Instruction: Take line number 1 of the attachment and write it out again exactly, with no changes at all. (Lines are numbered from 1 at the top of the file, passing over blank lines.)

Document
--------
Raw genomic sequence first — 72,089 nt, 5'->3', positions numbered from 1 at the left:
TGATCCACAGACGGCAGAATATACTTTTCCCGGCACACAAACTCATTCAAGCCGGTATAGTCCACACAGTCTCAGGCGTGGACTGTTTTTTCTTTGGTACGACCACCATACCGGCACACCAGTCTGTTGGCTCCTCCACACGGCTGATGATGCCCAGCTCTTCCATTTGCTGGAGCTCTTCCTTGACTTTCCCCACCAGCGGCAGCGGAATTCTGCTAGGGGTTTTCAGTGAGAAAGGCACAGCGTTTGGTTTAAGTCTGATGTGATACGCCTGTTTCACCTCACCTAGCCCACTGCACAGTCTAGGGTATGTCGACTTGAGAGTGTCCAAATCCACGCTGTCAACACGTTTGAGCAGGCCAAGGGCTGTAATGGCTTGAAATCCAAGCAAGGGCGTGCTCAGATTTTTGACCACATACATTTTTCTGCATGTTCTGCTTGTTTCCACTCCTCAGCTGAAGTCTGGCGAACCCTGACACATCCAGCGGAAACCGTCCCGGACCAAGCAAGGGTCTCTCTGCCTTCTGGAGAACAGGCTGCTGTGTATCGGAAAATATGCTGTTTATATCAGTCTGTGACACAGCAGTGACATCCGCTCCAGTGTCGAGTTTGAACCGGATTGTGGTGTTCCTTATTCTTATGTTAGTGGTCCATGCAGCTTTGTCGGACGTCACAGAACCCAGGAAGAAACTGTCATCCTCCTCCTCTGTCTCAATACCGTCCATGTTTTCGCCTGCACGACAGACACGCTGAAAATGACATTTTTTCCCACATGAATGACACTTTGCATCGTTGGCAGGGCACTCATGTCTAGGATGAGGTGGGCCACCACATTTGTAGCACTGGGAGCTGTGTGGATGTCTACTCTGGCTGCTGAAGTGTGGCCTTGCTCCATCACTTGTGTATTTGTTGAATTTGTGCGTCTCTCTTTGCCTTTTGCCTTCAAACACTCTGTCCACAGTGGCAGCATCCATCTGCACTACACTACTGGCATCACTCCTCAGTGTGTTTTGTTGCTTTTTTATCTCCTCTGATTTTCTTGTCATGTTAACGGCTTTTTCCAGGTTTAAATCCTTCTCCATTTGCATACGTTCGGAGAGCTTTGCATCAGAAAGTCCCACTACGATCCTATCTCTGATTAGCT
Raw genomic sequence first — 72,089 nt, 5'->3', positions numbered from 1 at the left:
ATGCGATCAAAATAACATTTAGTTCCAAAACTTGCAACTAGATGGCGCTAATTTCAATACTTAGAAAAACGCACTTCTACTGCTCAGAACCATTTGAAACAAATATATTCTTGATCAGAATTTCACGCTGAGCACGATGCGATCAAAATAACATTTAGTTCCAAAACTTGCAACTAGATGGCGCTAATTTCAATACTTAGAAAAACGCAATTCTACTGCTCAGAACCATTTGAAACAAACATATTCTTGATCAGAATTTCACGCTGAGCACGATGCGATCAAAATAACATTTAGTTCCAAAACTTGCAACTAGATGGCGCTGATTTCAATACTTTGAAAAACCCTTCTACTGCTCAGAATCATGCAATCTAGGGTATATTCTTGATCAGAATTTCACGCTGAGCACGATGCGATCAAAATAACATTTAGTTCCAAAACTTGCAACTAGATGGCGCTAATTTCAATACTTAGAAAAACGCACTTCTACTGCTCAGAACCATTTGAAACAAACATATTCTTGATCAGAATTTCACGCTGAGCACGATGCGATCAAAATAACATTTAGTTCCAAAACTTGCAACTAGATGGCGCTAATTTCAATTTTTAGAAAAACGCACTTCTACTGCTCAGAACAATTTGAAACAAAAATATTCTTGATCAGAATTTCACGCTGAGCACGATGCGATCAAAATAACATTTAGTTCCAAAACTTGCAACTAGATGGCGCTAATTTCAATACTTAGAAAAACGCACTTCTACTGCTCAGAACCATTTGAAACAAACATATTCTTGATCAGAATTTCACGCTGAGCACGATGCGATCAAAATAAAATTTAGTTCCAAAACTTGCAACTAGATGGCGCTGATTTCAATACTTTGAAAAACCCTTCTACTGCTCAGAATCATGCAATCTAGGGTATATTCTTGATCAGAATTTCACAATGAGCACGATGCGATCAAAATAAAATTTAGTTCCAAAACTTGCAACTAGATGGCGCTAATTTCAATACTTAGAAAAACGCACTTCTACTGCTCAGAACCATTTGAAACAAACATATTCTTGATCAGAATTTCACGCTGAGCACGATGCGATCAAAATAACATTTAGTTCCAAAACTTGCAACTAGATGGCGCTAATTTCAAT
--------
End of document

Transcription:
Raw genomic sequence first — 72,089 nt, 5'->3', positions numbered from 1 at the left: